“When I came out of university, I thought I knew everything. I read everything in every book, and I saw it as my turn to rock the world,” Prousek laughs as he remembers his early days.
He quickly realized he still had things to learn. In his first year, he wanted to appeal to younger customers and lean into trendy offerings such as cupcakes.
“But I soon realized that was the wrong approach, that tradition is what survives at the end of the day,” says Prousek. “That might be one of my biggest learnings that if you have a product that works, stick with it. I’m proud that we’re still using the same recipes of my great grandfather.”
He also learned about who to trust with the Aida brand. Building off the expansion efforts of previous generations, in his first few years he opened up two franchise stores outside of Austria. However, after just a year he’d shuttered both, realizing he’d partnered with the wrong people.
“You have to work with people who share the same passion and commitment to working in your field,” says Prousek. “Because I grew up in that scenario working at the coffee houses, I love interacting with people and I love being the CEO,” he says, admitting that he still sometimes takes a half day to wait tables or sell coffee or ice cream.
He now approaches partnerships much more intentionally, targeting big QSR and travel retail groups because they understand what it means to be in the food and beverage business. He has partnerships with Lagadere Travel Retail, with whom he opened several locations in Austria and is in conversations with many other groups for more international opportunities, including franchising locations in the Asia and the United States.
“I really see the whole world as a potential target,” he says, of what lies ahead. “But what I’m really looking for are the right partners to help me achieve my goal of spreading the Viennese culture around the world.”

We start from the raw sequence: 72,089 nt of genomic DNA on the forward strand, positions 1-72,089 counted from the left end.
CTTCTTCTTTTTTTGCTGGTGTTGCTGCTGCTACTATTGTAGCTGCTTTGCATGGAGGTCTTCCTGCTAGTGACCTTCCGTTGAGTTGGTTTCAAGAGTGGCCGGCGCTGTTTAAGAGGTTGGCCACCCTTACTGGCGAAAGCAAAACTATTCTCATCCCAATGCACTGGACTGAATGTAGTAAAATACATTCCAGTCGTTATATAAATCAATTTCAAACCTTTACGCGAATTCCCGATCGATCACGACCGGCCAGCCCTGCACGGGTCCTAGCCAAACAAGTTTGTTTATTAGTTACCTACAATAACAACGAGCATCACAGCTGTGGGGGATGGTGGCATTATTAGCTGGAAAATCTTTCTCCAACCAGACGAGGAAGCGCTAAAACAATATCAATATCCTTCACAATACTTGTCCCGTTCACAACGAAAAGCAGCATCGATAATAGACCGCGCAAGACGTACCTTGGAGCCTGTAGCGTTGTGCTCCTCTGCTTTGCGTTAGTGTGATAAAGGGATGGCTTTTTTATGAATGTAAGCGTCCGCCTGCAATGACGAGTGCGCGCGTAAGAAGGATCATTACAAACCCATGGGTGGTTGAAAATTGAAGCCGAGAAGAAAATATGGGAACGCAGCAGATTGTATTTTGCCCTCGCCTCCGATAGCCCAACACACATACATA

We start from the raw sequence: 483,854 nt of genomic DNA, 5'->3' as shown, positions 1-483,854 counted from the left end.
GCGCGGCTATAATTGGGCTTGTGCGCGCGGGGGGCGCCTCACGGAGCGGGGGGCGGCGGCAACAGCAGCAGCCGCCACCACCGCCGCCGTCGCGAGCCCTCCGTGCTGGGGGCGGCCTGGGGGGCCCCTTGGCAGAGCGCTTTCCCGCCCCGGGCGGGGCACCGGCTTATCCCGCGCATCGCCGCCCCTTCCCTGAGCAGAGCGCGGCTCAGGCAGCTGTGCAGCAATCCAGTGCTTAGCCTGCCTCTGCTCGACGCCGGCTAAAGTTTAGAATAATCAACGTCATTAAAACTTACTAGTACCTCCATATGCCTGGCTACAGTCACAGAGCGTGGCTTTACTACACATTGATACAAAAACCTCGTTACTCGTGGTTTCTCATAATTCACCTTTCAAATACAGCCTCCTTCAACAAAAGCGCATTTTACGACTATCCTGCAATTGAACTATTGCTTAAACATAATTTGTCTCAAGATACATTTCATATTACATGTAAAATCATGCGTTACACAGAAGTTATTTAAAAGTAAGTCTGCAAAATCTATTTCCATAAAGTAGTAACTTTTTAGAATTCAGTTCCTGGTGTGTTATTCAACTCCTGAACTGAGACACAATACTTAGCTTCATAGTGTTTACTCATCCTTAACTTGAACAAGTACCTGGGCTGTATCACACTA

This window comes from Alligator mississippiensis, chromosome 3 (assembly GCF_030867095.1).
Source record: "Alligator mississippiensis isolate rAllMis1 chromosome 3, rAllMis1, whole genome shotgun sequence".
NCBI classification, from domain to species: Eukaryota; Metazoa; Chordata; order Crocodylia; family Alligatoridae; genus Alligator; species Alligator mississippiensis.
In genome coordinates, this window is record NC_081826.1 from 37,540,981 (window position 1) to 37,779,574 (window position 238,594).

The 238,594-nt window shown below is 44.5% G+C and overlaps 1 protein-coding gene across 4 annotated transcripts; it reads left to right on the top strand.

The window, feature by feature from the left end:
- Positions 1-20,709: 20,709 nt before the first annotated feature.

Celebrating a lasting legacy
While each Aida CEO found ways to expand and innovate, it’s the connection to the past that kept the company thriving, and that’s something Prousek keeps in mind as the world around them changes.
While of-the-moment foreign chains set up shop throughout Vienna to appeal to younger demographics, such as Five Guys, Prousek says he always keeps in mind older generations who still want to engage with authentic Viennese experiences.
“Aida is here to connect generations, where everyone meets no matter their age,” Prousek says.
And as they celebrate their 110-year anniversary – conducting a contest akin to Willy Wonka’s golden tickets with delicious prizes such as a lifetime of birthday cakes – Prousek moves forward knowing the value of what his family has built.
“We represent not only the history of Vienna, but the history of our family, too,” says Prousek.
The name, Aida, for example. Josef chose it because he loved the opera by Guiseppe Verdi and liked the idea of coming up first in the phone book listings. And the iconic pink color of the logo that would eventually infiltrate the facades of all the storefronts? All for his wife, Rosa, whose name in German means pink.
“A lot of brands want to invent a good story,” he says. “But ours isn’t invented. We are the wonderful story.”
And as he eyes international expansion, he prioritizes the strong company culture that has kept Aida functioning for more than a century.
“I’m very close to my employees because it’s still a family business. Everyone has my number and my door is always open. I’m proud to say that our company functions that way and that it will even 10 years from now when I want us to be in the biggest capitals in the world.”